JB: What would you tell investors? The people who are looking to invest in, you know, something that's really sustainable in Egypt, what would you tell them why they should be investing into, you know, green building?
SB: Everyone who invests in buildings needs to realize that the question is who is your client? Who’s your customer? It's the person that uses these buildings. So you can't say that you're investing in the healthcare of your people if they are existing in sick buildings. If you are not spending your resources correctly, if you're spending, you know, on cooling stupid buildings, that's not a very good investment. You need to see the solutions here. If you're building in the wrong areas. If you're doing CSR projects and building a school, look at impacts. And I think all corporates, all investment and all governments are now looking towards impact because investing has become a risk. There's a lot of pressure for success. And so that's where I think it's going to move forward. And I have to mention that, you know, I'm in awe with younger people in Egypt... the interest that we have from people studying architecture that are demanding to know more and more about this. These are the people that will be investing in the future.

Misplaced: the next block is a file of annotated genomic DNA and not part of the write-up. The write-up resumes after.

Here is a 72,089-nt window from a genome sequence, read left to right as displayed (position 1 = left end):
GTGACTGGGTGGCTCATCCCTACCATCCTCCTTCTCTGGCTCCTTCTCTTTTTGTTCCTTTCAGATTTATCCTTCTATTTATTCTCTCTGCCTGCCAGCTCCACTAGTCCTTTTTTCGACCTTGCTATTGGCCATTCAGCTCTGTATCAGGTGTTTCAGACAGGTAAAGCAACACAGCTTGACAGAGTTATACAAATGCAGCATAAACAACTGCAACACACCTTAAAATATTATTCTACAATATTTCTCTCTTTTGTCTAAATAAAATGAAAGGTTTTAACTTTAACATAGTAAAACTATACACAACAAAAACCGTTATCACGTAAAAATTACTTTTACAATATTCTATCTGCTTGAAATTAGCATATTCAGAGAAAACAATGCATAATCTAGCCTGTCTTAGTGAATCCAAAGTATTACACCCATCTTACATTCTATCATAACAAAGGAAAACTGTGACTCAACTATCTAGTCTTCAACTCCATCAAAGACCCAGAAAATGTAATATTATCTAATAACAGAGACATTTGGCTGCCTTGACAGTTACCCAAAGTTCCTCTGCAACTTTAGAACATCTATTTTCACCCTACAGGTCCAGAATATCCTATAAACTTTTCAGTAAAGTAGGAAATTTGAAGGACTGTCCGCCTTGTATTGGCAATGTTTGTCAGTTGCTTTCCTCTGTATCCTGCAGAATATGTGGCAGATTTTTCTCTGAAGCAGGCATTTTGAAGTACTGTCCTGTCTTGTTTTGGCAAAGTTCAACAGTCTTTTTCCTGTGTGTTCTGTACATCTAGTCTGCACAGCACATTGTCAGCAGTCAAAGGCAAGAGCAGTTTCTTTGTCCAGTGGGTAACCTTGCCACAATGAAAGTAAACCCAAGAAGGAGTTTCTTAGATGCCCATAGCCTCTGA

So my bets on them. They're going to be my future clients and I'm not going to have to have this conversation at all. They're going to come in and be like, we want to save this. We want some green building and I'm just, and I'm going to be happy.
JB: And that's it for this episode of Creating Markets. If you liked this episode, please click the subscribe button and leave us a review. It'll help other listeners find our show. And if you want to learn more about IFC’s efforts in the green buildings markets, go to our website, www.ifc.org. Many thanks to Sarah El Battouty for taking the time to chat.
Creating Markets is produced by the IFC communications team and by me, Jasmin Bauomy. And I'll talk to you again.